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Backups must now protect data centers, endpoints, multiple clouds and SaaS – and this data is growing 33 times faster than those who manage it. While ransomware is certainly not new, cybercriminals took advantage of the remote work environment of 2020 to launch even more sophisticated attacks. In 2020 alone, ransom payments jumped 31 percent to $233,817 and 51% of businesses reported being impacted by ransomware, account takeover attacks, or phishing schemes. Cybercriminals are continuously adapting their methodologies to increase their success rates – for example, attackers may delay encrypting their victims' systems and will use that time to steal admin credentials that they can later use to distribute the ransomware payloads throughout the compromised environment.
Though the financial realities of the pandemic have stretched budgets for many organisations, it’s crucial that businesses allocate resources for backup solutions as part of their overall cybersecurity strategy. Many companies had already begun thinking of their backup and security strategies as interconnected, and the continued evolution of the cybercrime landscape has made this shift in thinking a necessity. As the data environment continues to grow in complexity for organisations of all sizes, it’s crucial that businesses equip themselves with integrated solutions that span both traditional security and backup functions to help prevent, anticipate and mitigate account compromise and data loss.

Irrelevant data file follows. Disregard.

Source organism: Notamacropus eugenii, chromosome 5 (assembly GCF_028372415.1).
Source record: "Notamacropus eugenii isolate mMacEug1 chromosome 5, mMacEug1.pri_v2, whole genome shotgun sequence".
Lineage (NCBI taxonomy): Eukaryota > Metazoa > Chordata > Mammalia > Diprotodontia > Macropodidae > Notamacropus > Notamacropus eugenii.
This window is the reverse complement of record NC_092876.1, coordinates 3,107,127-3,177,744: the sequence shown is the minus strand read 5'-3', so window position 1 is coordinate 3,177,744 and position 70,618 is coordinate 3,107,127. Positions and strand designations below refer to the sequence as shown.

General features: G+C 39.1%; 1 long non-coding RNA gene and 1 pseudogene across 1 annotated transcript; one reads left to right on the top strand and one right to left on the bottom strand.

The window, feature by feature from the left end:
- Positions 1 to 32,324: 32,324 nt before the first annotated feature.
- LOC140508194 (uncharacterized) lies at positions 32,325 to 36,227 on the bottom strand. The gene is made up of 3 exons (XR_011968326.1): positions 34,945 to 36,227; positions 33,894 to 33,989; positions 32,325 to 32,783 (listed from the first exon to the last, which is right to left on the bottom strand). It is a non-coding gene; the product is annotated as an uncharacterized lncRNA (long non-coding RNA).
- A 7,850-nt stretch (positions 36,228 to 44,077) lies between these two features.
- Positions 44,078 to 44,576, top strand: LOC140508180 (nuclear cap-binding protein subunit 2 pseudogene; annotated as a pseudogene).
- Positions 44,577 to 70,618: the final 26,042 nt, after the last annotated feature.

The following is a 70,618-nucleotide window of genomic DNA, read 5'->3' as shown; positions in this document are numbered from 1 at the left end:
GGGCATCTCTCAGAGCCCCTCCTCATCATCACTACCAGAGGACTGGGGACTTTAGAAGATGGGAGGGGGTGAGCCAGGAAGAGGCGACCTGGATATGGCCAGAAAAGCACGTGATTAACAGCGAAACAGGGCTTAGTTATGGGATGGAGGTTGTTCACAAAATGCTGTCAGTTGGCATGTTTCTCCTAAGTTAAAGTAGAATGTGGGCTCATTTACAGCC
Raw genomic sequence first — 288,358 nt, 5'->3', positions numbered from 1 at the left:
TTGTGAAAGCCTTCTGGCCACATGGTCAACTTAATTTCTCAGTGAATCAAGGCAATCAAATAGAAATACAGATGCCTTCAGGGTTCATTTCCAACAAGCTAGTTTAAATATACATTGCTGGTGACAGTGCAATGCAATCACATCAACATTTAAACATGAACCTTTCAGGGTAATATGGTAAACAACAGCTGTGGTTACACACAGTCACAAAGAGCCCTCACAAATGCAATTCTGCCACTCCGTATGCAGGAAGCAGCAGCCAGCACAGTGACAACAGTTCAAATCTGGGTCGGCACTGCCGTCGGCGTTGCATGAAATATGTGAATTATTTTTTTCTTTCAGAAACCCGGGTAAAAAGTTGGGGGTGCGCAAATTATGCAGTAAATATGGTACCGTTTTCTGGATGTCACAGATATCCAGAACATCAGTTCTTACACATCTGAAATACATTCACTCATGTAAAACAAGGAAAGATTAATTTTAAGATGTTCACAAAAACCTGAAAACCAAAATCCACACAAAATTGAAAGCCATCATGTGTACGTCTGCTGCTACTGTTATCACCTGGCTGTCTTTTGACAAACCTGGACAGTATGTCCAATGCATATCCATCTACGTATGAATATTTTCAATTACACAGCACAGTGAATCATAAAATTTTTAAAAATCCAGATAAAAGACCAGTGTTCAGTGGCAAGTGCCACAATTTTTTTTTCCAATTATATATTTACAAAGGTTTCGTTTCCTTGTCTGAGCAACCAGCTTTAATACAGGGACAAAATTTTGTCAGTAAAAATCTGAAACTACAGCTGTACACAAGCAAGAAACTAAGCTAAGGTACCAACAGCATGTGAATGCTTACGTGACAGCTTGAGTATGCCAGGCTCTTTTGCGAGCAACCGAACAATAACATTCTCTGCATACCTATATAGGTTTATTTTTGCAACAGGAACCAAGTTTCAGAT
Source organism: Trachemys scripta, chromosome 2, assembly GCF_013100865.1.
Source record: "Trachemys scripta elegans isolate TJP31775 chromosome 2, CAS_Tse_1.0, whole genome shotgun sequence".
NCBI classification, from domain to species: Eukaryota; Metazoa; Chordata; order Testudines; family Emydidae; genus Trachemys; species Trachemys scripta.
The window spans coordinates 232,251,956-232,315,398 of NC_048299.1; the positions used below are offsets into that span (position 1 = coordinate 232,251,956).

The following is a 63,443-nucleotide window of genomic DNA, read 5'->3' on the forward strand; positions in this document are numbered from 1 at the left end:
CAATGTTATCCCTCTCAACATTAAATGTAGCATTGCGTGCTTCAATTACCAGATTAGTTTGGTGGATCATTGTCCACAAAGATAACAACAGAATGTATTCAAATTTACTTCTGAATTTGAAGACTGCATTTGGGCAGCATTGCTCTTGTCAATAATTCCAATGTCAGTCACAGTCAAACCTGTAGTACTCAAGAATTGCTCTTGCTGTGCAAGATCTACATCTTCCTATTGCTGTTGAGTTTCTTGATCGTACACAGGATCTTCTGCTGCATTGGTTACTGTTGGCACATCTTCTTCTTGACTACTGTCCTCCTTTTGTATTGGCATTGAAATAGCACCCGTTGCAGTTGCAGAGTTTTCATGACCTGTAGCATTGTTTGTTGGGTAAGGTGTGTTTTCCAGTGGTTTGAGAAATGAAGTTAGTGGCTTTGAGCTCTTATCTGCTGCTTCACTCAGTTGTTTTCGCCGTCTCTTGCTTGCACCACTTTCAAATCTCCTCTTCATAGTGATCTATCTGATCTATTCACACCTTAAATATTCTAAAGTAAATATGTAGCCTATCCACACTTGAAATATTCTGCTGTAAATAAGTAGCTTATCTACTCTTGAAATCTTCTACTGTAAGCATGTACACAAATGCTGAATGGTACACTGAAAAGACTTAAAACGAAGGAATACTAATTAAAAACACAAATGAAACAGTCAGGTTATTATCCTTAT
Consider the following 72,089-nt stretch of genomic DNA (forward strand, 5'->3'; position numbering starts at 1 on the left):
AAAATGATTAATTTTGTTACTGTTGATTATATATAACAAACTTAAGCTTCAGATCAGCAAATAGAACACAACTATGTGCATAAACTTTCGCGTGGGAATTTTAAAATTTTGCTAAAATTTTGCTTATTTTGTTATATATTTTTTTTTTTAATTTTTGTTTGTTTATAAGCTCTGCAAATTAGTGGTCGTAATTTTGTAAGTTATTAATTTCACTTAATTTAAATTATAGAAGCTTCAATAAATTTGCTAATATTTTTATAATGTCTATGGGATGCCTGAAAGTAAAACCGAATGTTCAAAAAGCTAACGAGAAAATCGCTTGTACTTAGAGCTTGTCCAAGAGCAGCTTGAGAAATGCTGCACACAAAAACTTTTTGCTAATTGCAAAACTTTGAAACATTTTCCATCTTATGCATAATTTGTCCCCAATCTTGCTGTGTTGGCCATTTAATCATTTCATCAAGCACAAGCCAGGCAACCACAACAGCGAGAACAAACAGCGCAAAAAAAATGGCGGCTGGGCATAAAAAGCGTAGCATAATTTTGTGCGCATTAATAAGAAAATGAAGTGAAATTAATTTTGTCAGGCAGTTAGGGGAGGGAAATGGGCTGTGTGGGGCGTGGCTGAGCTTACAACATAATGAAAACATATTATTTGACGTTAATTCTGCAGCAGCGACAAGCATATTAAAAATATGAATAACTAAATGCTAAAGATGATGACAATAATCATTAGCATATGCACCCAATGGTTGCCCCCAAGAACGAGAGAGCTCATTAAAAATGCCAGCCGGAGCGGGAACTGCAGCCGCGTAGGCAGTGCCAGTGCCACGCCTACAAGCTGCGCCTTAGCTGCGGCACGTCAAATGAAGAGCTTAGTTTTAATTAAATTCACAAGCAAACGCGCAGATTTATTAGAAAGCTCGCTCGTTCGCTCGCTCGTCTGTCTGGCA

Organizations should look for unified BCDR solutions that use artificial intelligence (AI) and machine-learning to detect suspicious patterns and alert administrators to ransomware before it spreads. Solutions with anti-phishing defence capabilities provide another layer of protection from credential compromise, ensuring that phishing attacks are stopped before an account takeover attack takes place.
A truly unified solution that provides a single view of the entire data landscape is critical, as moving between multiple systems wastes time and increases room for error. Technicians can spend up to 33% of their day monitoring, managing and troubleshooting backups, so automated solutions that proactively fix common problems in the backup environment are key to increasing productivity and securing the environment. Since many organisations may be wary of large capital expenditures due to the impact of the pandemic, a subscription-based model allows for organisations to allocate resources for data protection as an operating expense.
By prioritizing a unified BCDR solution, companies of all sizes can build comprehensive uptime strategies no matter where their data lives and adequately protect their data from ever-evolving cybersecurity threats.